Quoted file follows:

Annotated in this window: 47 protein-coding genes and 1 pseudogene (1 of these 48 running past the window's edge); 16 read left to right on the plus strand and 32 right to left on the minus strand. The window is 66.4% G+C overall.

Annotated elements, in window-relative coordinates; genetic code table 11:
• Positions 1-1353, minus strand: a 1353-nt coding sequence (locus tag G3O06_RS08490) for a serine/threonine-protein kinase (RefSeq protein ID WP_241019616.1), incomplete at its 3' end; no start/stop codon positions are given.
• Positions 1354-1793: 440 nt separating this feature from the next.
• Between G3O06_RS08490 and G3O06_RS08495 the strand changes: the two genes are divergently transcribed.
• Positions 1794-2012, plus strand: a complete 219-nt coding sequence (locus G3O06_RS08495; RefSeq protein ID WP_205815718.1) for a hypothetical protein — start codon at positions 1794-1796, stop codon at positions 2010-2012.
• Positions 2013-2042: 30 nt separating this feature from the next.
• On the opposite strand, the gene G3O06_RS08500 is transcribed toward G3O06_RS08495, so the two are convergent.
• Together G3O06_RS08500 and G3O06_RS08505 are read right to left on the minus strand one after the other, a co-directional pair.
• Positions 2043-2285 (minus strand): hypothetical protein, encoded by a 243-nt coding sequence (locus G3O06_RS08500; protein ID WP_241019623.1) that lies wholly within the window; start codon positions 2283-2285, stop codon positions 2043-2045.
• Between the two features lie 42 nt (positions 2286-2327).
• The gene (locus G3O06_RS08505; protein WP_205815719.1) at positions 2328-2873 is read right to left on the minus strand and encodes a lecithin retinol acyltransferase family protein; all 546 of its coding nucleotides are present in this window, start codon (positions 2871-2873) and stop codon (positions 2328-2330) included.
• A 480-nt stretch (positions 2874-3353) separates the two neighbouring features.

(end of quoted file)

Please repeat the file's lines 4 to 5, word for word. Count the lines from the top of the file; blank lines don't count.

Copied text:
• Positions 1354-1793: 440 nt separating this feature from the next.
• Between G3O06_RS08490 and G3O06_RS08495 the strand changes: the two genes are divergently transcribed.